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Normal Calculation

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You would take the three points of the triangle, then use those to find two vectors composing the triangle (for example, if you have a triangle consisting of points A, B and C, AB, AC and BC would be the vectors composing the triangle). Then take the cross product of the two vectors to get a vector orthogonal to the triangle. Normalize it and there you have it, a normal.

To make sure you're getting the correct normal (each triangle can have two normals - one coming out of each side of the triangle's surface), I believe you have to perform cross multiplication on your vectors using the proper winding order of your vertices.

I don't know if I can explain that any better, but, here's a link to an article you can read: Clickity!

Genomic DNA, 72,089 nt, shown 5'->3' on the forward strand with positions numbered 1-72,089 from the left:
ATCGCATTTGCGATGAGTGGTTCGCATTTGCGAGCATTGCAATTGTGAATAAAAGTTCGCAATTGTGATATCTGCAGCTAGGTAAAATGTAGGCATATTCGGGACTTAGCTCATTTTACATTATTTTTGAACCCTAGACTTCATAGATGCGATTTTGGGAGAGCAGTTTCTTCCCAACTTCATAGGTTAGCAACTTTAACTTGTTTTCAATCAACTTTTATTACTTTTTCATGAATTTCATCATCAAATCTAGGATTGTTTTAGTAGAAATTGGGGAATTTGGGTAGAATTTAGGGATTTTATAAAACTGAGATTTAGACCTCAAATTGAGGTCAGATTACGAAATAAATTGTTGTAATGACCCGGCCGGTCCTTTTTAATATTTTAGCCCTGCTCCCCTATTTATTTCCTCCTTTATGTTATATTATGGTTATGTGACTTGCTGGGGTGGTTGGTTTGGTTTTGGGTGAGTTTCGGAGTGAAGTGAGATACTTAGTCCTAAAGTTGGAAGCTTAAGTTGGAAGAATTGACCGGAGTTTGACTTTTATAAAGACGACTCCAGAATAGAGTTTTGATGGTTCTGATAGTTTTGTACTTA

-Auron

Edit: Also, if you need the normals at the vertices, then you can use the same normal as the rest of the triangle, or you can choose to interpolate that triangle's normal with the normals of all other triangles sharing that vertex.

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Auron:

Nicely put. Rating++.

SuperNerd:

I'm posting a thread this weekend in the Beginners or DirectX forum on computing efficient normals for a regular heightfield. Its probably the next step if you're just learning normal calculations, but I thought I'd let you know. You can follow the existing discussion of the article HERE.

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